The primary vehicle for international arms transfers is the Pentagon’s Foreign Military Sales (FMS) program; in 2015, the FMS program hit a record high of $46.6 billion.
The Saudis have been major clients. “During the first six years of the Obama administration, the United States entered into agreements to sell over $190 billion in weapons and training to Saudi Arabia. And in 2015, the administration announced its intention to sell another $22 billion to the kingdom, parts of which have yet to be embedded in formal agreements,” Hartung said.
To put that in context, in his first five years as president, Obama sold $30 billion more in weapons than President Bush did during his entire eight years as commander in chief.
Saudi Arabia maintains a huge network of D.C. lobbyists, public relations experts, and a subsidized think tank to promote its cozy relationship with Washington. And as Lee Fang reported in December, it launched a particularly massive new charm offensive shortly after beginning its air and ground assault in Yemen.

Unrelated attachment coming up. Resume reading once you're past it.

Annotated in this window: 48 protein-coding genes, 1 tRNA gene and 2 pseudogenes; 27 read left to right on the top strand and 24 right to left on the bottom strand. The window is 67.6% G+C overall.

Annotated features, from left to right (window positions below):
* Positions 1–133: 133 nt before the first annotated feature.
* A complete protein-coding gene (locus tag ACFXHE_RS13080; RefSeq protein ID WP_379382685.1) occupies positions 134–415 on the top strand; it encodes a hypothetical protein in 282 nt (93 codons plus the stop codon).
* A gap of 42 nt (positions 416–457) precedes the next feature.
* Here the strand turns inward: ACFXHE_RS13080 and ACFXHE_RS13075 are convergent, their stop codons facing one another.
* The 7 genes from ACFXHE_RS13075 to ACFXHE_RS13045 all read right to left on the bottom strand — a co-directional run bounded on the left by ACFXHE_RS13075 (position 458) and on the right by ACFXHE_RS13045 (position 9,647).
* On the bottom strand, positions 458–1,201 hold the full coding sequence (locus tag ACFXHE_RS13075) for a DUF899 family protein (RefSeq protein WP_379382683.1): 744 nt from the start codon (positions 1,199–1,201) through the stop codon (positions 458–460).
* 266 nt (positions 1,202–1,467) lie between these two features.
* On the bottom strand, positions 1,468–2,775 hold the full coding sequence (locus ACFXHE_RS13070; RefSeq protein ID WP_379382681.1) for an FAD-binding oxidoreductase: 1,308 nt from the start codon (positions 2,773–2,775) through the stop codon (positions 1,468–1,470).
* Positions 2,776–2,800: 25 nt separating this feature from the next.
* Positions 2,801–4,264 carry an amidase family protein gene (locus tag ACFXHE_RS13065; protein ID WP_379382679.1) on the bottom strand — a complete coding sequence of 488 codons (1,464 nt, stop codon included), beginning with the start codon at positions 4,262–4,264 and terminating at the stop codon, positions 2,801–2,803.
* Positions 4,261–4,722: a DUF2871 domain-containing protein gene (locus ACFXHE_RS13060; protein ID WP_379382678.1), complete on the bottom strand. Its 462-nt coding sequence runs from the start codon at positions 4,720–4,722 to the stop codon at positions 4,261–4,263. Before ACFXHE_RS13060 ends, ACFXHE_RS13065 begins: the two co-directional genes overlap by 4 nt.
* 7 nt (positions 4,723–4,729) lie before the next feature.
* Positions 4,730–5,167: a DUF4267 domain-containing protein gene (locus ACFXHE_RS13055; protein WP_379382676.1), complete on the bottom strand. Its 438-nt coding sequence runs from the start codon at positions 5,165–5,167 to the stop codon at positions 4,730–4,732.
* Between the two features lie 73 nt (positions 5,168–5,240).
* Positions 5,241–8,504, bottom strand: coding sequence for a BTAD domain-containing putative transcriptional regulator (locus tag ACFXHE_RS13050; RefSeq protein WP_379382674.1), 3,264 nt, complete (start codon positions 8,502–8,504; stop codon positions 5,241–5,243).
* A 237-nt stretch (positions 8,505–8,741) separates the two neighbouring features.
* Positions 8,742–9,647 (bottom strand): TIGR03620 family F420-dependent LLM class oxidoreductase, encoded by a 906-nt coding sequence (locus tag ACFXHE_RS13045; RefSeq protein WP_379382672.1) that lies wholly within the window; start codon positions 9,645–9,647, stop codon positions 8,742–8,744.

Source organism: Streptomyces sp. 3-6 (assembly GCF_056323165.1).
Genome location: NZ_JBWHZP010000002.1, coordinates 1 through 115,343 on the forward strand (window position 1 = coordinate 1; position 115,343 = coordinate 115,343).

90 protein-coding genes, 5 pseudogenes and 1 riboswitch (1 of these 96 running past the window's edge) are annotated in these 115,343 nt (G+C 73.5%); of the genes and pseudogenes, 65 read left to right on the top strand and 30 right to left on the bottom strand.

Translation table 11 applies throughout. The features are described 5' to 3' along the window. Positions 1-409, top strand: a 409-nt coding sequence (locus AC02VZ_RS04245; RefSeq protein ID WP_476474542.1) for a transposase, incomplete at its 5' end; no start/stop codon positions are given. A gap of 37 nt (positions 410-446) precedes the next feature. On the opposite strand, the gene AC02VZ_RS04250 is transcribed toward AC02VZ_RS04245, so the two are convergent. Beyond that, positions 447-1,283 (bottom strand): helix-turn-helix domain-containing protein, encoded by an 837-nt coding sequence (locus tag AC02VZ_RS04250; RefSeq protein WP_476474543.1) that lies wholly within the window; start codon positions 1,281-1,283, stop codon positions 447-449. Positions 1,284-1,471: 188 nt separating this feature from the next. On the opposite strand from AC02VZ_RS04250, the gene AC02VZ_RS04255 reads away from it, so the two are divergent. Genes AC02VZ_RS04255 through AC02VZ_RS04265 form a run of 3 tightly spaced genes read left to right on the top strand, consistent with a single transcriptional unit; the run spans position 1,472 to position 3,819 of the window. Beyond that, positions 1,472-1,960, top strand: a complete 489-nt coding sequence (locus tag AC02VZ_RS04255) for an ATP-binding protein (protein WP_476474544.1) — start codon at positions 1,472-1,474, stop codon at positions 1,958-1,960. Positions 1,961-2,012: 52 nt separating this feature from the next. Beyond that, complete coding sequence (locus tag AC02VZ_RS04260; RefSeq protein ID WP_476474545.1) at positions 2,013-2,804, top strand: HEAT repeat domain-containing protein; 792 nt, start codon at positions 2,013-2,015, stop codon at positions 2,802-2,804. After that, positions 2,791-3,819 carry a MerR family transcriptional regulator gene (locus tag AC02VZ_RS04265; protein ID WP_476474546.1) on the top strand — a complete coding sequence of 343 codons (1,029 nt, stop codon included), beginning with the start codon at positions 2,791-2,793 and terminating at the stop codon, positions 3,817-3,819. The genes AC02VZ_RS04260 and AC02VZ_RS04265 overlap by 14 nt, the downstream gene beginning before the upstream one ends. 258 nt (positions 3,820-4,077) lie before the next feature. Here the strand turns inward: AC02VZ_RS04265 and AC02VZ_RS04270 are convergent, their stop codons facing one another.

Murphy expressed hopes that Obama would press the Saudi king on his conduct in Yemen. “Right now, the Saudis’ focus on Yemen is distracting them from the war against violent extremists,” Murphy said in a statement emailed to The Intercept. “And personally, I hope President Obama takes this opportunity to have a frank discussion with Saudi Arabia about their continued backing for religious and educational institutions around the world that promote sectarianism and intolerance.”
But many activists are losing hope that the U.S. relationship with Saudi Arabia will change.
“The reality is the U.S. foreign policy establishment, including the State Department and Pentagon, are happy with the Saudi relationship,” said Stephen McInerney, executive director of the Project on Middle East Democracy. “In order to change course, meaningfully, it would take real leadership and investment in doing so, and President Obama — although his instincts might be that the Saudis are problematic in a number of ways — he hasn’t shown any serious desire to bring about a change of policy.”